Kylie: there’s too much negativity out there. As a critical success factor these people need to get on the team. Your mission is to get them to achieve closure with the past and go forwards building a nimble change-embracing culture with a core commitment to contestability. Unless you can achieve this outcome, the human resource base will let the whole team down.

Voice: You’re talking about working famblies? What are we supposed to call them?

Warren: Stakeholders.

Kylie: Let me talk you through this by visioning where we’re progressing with the most exciting project we’re asking the stakeholders to engage with – the CBD Metro. This is mission-critical infrastructure for Sydney as a global city, going forwards into the century.

Voice: But for $3.5 billion it doesn’t actually go anywhere.

Kylie: It’s an enabler, an energiser, a catalyst, a change driver. It’s an iconic symbol of our commitment to make Sydney a global player, leveraging Pacific regional synergies to optimise future development potential. Metro has the proven ability to move more people more quickly than any other form of public transport, be it bus, light rail, heavy rail or ferry.

Voice: Yeah, yeah. But only if it runs every two minutes and only if it actually goes somewhere. It’s gunna be useless unless we spend about ten billion more so it actually goes somewhere. Why did we cancel the rail projects out in the west?

Nathan: Well, that wasn’t me … I mean us … that was Mick Costa and Morris … and Joe … ah, is Joe here?

Voice: Gave his apologies. He’s busy on Greenfield development opportunities with Sam and Kristina.

Nathan: With metro we had a watershed moment to seize a window of opportunity but be assured that Les and Rodd and the boys at Sydney Metro are working to an action plan with an aggressive timeline.

Voice: What’s a ‘global city’, anyway?

Kylie: It’s city with a metro. Metro is lean, aggressive and focused. Over the longer term we’ll grow metro into a vibrant network and deliver exciting rail outcomes to many suburbs for the first time.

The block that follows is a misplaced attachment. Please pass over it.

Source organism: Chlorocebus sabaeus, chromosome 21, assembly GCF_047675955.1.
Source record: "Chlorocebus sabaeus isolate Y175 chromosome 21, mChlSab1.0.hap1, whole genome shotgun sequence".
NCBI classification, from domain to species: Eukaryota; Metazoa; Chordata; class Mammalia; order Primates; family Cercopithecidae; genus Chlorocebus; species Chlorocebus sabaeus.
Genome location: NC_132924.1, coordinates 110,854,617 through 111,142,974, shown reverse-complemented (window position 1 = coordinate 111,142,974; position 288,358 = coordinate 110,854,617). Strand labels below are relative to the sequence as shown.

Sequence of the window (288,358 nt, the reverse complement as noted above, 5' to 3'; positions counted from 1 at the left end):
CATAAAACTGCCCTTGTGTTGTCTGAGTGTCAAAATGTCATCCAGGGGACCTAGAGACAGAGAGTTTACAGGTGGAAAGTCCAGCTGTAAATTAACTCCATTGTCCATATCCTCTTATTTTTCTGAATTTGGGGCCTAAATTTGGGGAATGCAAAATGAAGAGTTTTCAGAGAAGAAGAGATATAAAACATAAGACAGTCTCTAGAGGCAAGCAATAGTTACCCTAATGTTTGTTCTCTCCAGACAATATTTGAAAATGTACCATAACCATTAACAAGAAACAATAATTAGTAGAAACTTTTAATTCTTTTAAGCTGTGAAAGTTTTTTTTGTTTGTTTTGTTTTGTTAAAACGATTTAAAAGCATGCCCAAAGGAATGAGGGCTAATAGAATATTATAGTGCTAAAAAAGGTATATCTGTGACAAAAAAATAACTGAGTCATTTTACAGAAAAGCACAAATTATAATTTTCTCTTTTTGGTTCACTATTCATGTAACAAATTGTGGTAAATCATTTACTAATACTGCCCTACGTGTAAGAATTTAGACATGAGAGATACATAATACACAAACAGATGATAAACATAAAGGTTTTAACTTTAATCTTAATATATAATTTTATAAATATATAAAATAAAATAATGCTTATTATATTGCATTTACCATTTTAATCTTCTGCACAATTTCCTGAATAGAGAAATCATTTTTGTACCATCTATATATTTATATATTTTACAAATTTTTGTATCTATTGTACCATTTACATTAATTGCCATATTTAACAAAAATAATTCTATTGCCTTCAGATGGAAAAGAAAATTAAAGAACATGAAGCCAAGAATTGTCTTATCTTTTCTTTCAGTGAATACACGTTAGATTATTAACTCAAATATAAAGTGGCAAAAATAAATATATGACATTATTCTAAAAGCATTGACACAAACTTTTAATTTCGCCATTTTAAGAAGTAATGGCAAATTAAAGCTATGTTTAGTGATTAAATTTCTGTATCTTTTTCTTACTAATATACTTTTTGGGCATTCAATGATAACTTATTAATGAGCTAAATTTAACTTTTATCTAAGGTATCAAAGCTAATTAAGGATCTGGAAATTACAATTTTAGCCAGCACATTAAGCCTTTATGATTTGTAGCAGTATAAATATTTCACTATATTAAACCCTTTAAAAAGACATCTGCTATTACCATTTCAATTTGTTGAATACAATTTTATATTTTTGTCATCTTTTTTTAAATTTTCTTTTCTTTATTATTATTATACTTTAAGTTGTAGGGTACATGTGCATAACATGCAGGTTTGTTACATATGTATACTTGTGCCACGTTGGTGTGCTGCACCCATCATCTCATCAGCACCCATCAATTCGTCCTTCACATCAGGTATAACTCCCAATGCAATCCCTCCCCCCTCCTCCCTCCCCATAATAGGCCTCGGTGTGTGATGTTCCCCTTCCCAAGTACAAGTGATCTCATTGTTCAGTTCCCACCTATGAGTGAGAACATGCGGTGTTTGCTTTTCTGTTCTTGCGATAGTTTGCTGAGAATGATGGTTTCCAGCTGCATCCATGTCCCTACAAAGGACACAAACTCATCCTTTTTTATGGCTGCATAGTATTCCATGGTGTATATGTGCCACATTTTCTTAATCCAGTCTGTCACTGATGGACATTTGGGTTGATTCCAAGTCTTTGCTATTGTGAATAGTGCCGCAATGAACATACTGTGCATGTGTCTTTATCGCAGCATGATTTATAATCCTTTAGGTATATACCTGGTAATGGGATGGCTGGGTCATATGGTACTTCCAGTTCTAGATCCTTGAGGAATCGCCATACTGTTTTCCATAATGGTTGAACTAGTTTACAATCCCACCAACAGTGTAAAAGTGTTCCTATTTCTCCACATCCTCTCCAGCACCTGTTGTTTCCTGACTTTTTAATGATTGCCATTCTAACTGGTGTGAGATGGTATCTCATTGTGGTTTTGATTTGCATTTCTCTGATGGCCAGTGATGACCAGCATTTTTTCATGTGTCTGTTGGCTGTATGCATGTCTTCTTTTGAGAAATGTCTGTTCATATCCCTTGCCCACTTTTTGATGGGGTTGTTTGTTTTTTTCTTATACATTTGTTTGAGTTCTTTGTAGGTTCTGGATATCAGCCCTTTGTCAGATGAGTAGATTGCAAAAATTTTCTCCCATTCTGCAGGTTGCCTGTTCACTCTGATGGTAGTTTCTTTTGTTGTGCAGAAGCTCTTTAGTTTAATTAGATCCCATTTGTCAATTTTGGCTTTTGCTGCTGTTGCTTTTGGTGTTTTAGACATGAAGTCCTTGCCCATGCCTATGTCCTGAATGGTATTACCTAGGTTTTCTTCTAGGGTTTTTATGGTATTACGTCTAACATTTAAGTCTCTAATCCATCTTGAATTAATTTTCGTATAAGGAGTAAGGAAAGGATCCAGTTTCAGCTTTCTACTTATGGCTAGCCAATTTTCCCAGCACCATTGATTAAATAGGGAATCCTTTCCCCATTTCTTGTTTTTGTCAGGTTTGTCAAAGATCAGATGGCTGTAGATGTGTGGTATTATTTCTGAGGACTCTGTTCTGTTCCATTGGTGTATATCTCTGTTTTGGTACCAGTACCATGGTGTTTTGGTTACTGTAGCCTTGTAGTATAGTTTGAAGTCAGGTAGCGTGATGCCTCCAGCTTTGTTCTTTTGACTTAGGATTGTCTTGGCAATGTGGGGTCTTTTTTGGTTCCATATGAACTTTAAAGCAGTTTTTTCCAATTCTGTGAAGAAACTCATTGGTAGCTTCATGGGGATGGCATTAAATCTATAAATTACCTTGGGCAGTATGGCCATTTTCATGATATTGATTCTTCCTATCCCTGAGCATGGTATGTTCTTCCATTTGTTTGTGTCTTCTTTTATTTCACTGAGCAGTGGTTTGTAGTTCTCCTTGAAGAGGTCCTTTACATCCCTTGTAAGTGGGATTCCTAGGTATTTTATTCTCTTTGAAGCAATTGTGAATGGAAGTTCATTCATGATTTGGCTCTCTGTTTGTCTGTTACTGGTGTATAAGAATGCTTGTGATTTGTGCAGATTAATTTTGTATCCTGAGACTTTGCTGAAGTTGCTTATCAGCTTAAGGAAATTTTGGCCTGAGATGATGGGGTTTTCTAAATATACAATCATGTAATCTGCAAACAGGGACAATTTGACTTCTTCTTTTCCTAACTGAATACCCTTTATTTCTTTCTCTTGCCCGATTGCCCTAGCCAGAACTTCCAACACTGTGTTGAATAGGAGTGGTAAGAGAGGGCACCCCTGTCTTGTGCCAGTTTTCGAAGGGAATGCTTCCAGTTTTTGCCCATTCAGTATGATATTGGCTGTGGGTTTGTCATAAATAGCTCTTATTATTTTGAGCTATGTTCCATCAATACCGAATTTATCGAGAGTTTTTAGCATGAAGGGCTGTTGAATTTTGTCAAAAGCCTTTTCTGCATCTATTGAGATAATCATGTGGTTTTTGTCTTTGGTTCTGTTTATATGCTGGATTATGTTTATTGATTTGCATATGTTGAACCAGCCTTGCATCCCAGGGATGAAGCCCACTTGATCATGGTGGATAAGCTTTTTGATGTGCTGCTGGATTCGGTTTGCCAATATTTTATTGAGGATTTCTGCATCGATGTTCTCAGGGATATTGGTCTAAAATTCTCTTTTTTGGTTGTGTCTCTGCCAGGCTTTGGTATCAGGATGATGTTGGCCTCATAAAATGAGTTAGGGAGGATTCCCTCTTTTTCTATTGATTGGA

Voice: How many suburbs?

Kylie: Well, on a five-year time horizon there’s Rozelle and Pyrmont and …

Voice: Pyrmont? The natives there, sorry stakeholders, are pretty pissed off about the way you’re going to gut Union Square.

Warren: Look, you’ve got to think outside the square. Those old asset structures have a significant capability gap in terms of value-adding Casino-focused retail capacity for the global future.

Kylie: We’re interfacing with Sam Haddad about Union Square … and Rozelle … can you bring up the Sydney Metro Master Planning and Urban Design Map for Rozelle please Warren? Thanks. You’ll notice here on the plan most of Rozelle on the Callan Park side is all a quote, potential development site, unquote, and notice it’s quote, not constrained by heritage listing, unquote. So, going forwards, we’re looking at project facilitation to deliver an exciting context-sensitive bus-metro interchange precinct with retail growth opportunity as a key deliverable.

Voice: You’re joking. How the fuck am I going to sell that to the vot … sorry stakeholders?

Warren: That’s the challenge, Verity, getting all the ducks in a row, and SS are here to partner you. It’s a question of cascading the vision by chunking and sequencing information for optimum digestion. The bottom line is the vot … ah, stakeholders, gotta become committed team players dedicated to achieving positive economic outcomes, major corporate benefits, and ah, of course, environmental sustainability, going for …

Warren’s next words are lost in a rising babble of voices, crumpling of papers and scraping of chairs, but, after a bit of fiddling and enhancing I think I can make out Nathan asking “Does Spin Systems do personal exit strategies?”